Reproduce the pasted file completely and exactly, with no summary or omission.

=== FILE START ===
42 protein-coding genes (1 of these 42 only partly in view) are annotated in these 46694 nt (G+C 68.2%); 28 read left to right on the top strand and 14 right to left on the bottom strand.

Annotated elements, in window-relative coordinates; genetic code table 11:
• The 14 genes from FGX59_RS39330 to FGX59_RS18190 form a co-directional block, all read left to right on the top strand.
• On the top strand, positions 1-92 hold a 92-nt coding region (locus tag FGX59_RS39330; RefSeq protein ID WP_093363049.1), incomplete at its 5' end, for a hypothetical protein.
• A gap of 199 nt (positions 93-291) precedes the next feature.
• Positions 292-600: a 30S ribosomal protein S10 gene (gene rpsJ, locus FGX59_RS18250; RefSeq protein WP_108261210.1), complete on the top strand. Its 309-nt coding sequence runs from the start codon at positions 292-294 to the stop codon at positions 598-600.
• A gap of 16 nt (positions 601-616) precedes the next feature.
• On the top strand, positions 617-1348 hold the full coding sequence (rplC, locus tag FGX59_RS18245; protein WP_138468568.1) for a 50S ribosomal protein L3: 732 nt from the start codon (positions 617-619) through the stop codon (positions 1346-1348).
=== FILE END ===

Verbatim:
42 protein-coding genes (1 of these 42 only partly in view) are annotated in these 46694 nt (G+C 68.2%); 28 read left to right on the top strand and 14 right to left on the bottom strand.

Annotated elements, in window-relative coordinates; genetic code table 11:
• The 14 genes from FGX59_RS39330 to FGX59_RS18190 form a co-directional block, all read left to right on the top strand.
• On the top strand, positions 1-92 hold a 92-nt coding region (locus tag FGX59_RS39330; RefSeq protein ID WP_093363049.1), incomplete at its 5' end, for a hypothetical protein.
• A gap of 199 nt (positions 93-291) precedes the next feature.
• Positions 292-600: a 30S ribosomal protein S10 gene (gene rpsJ, locus FGX59_RS18250; RefSeq protein WP_108261210.1), complete on the top strand. Its 309-nt coding sequence runs from the start codon at positions 292-294 to the stop codon at positions 598-600.
• A gap of 16 nt (positions 601-616) precedes the next feature.
• On the top strand, positions 617-1348 hold the full coding sequence (rplC, locus tag FGX59_RS18245; protein WP_138468568.1) for a 50S ribosomal protein L3: 732 nt from the start codon (positions 617-619) through the stop codon (positions 1346-1348).